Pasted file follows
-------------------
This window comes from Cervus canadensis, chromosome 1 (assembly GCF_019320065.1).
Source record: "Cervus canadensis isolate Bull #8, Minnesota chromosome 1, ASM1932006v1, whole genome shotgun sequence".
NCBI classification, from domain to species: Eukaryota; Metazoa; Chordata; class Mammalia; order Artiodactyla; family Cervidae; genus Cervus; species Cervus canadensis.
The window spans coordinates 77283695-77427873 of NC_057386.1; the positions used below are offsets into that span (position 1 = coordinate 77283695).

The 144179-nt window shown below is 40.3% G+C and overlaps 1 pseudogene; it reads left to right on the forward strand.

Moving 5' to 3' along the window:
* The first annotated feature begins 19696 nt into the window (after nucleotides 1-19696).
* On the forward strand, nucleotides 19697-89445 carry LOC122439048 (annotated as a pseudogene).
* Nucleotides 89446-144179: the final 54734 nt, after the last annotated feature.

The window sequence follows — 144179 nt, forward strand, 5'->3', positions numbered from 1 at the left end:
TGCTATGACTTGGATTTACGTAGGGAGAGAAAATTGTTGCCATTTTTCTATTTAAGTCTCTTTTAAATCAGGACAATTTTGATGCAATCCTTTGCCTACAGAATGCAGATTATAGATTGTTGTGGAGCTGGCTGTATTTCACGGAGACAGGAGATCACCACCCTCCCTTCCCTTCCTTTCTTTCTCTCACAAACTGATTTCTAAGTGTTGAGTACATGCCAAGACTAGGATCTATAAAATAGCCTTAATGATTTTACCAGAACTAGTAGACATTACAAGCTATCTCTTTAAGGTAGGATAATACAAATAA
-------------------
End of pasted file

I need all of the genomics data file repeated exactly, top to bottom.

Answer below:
This window comes from Cervus canadensis, chromosome 1 (assembly GCF_019320065.1).
Source record: "Cervus canadensis isolate Bull #8, Minnesota chromosome 1, ASM1932006v1, whole genome shotgun sequence".
NCBI classification, from domain to species: Eukaryota; Metazoa; Chordata; class Mammalia; order Artiodactyla; family Cervidae; genus Cervus; species Cervus canadensis.
The window spans coordinates 77283695-77427873 of NC_057386.1; the positions used below are offsets into that span (position 1 = coordinate 77283695).

The 144179-nt window shown below is 40.3% G+C and overlaps 1 pseudogene; it reads left to right on the forward strand.

Moving 5' to 3' along the window:
* The first annotated feature begins 19696 nt into the window (after nucleotides 1-19696).
* On the forward strand, nucleotides 19697-89445 carry LOC122439048 (annotated as a pseudogene).
* Nucleotides 89446-144179: the final 54734 nt, after the last annotated feature.

The window sequence follows — 144179 nt, forward strand, 5'->3', positions numbered from 1 at the left end:
TGCTATGACTTGGATTTACGTAGGGAGAGAAAATTGTTGCCATTTTTCTATTTAAGTCTCTTTTAAATCAGGACAATTTTGATGCAATCCTTTGCCTACAGAATGCAGATTATAGATTGTTGTGGAGCTGGCTGTATTTCACGGAGACAGGAGATCACCACCCTCCCTTCCCTTCCTTTCTTTCTCTCACAAACTGATTTCTAAGTGTTGAGTACATGCCAAGACTAGGATCTATAAAATAGCCTTAATGATTTTACCAGAACTAGTAGACATTACAAGCTATCTCTTTAAGGTAGGATAATACAAATAA